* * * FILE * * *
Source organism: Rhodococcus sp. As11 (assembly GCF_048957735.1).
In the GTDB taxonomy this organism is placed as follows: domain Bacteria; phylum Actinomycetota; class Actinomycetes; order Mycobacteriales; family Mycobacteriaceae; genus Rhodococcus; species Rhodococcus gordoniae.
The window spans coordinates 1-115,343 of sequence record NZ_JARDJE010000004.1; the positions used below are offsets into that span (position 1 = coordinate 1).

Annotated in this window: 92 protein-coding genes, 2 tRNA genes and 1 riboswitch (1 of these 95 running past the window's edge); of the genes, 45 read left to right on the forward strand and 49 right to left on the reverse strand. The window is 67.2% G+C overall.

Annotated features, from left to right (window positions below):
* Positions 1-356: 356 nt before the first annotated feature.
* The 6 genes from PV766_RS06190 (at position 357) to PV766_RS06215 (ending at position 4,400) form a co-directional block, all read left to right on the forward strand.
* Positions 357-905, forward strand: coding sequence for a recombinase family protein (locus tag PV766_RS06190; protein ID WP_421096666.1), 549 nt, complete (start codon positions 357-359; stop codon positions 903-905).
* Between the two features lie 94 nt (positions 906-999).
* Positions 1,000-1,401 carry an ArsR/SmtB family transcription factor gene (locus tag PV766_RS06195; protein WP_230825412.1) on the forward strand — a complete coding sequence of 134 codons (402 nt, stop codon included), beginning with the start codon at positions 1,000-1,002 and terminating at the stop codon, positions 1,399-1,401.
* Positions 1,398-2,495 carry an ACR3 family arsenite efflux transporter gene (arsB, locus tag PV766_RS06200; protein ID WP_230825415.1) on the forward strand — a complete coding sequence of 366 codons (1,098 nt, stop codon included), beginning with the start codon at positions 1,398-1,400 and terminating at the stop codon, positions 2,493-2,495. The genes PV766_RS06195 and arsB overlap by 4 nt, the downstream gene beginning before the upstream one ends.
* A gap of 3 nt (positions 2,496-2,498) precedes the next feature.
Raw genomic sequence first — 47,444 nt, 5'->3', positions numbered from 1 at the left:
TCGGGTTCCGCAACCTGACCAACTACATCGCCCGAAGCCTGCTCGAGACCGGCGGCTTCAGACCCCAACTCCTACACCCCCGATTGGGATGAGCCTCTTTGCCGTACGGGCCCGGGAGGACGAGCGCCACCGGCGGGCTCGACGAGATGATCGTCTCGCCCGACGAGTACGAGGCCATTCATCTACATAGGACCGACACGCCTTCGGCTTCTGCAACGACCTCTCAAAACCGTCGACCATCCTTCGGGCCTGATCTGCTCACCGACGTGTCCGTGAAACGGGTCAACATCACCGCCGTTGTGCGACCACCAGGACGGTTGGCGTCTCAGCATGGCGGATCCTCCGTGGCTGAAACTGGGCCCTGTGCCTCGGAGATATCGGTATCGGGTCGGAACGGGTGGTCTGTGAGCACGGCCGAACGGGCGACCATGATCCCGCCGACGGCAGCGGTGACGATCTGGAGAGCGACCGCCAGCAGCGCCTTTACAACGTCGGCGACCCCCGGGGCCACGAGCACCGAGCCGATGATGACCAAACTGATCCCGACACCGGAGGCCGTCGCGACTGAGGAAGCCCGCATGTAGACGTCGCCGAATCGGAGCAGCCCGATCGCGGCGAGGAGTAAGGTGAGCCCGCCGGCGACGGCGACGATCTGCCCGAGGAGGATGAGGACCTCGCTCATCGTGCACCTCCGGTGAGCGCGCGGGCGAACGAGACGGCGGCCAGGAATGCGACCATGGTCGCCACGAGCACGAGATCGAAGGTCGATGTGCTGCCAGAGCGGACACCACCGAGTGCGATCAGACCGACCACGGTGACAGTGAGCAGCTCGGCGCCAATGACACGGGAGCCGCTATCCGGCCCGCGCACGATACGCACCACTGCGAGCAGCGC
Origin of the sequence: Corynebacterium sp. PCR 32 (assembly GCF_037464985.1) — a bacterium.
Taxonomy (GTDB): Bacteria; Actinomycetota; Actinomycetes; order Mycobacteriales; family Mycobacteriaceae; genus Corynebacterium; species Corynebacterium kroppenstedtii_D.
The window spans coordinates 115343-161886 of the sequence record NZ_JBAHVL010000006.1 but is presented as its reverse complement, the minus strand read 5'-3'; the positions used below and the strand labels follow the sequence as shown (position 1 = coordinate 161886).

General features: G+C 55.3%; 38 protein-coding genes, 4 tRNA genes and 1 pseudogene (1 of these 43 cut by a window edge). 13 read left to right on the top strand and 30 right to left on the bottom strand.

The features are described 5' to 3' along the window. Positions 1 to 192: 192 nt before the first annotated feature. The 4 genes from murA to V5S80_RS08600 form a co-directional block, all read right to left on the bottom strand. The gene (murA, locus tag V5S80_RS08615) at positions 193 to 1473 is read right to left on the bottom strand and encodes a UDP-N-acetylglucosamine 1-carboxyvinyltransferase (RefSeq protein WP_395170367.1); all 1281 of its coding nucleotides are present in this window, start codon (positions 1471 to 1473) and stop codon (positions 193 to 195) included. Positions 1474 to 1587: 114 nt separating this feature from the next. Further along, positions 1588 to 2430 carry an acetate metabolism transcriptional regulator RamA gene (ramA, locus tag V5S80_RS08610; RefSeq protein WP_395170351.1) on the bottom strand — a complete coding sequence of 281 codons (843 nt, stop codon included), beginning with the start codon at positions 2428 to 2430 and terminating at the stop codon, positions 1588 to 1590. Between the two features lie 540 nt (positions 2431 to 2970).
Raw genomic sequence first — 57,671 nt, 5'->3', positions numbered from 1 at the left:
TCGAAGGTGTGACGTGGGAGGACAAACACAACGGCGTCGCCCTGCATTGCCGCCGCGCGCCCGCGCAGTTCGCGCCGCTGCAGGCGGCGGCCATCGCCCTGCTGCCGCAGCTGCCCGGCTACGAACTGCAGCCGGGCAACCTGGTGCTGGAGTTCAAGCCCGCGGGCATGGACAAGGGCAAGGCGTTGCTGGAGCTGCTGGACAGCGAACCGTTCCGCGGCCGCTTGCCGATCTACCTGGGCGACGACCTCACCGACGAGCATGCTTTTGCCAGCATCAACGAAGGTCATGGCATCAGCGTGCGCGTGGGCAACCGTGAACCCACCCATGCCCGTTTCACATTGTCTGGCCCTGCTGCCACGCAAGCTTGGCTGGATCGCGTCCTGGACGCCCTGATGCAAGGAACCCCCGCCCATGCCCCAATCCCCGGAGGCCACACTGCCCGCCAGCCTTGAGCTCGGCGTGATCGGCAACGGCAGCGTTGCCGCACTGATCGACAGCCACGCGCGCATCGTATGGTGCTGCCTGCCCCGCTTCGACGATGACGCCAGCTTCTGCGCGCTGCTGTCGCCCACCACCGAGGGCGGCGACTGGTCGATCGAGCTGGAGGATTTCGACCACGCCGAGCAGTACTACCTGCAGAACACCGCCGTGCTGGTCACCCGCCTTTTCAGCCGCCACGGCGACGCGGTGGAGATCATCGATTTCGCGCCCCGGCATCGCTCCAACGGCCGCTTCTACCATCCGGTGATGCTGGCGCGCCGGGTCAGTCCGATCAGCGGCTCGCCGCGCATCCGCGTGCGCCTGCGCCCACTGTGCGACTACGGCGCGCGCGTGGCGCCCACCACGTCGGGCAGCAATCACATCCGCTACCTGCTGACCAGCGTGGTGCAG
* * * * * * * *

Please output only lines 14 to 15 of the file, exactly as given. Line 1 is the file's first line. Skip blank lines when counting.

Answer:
TCGGGTTCCGCAACCTGACCAACTACATCGCCCGAAGCCTGCTCGAGACCGGCGGCTTCAGACCCCAACTCCTACACCCCCGATTGGGATGAGCCTCTTTGCCGTACGGGCCCGGGAGGACGAGCGCCACCGGCGGGCTCGACGAGATGATCGTCTCGCCCGACGAGTACGAGGCCATTCATCTACATAGGACCGACACGCCTTCGGCTTCTGCAACGACCTCTCAAAACCGTCGACCATCCTTCGGGCCTGATCTGCTCACCGACGTGTCCGTGAAACGGGTCAACATCACCGCCGTTGTGCGACCACCAGGACGGTTGGCGTCTCAGCATGGCGGATCCTCCGTGGCTGAAACTGGGCCCTGTGCCTCGGAGATATCGGTATCGGGTCGGAACGGGTGGTCTGTGAGCACGGCCGAACGGGCGACCATGATCCCGCCGACGGCAGCGGTGACGATCTGGAGAGCGACCGCCAGCAGCGCCTTTACAACGTCGGCGACCCCCGGGGCCACGAGCACCGAGCCGATGATGACCAAACTGATCCCGACACCGGAGGCCGTCGCGACTGAGGAAGCCCGCATGTAGACGTCGCCGAATCGGAGCAGCCCGATCGCGGCGAGGAGTAAGGTGAGCCCGCCGGCGACGGCGACGATCTGCCCGAGGAGGATGAGGACCTCGCTCATCGTGCACCTCCGGTGAGCGCGCGGGCGAACGAGACGGCGGCCAGGAATGCGACCATGGTCGCCACGAGCACGAGATCGAAGGTCGATGTGCTGCCAGAGCGGACACCACCGAGTGCGATCAGACCGACCACGGTGACAGTGAGCAGCTCGGCGCCAATGACACGGGAGCCGCTATCCGGCCCGCGCACGATACGCACCACTGCGAGCAGCGC
Origin of the sequence: Corynebacterium sp. PCR 32 (assembly GCF_037464985.1) — a bacterium.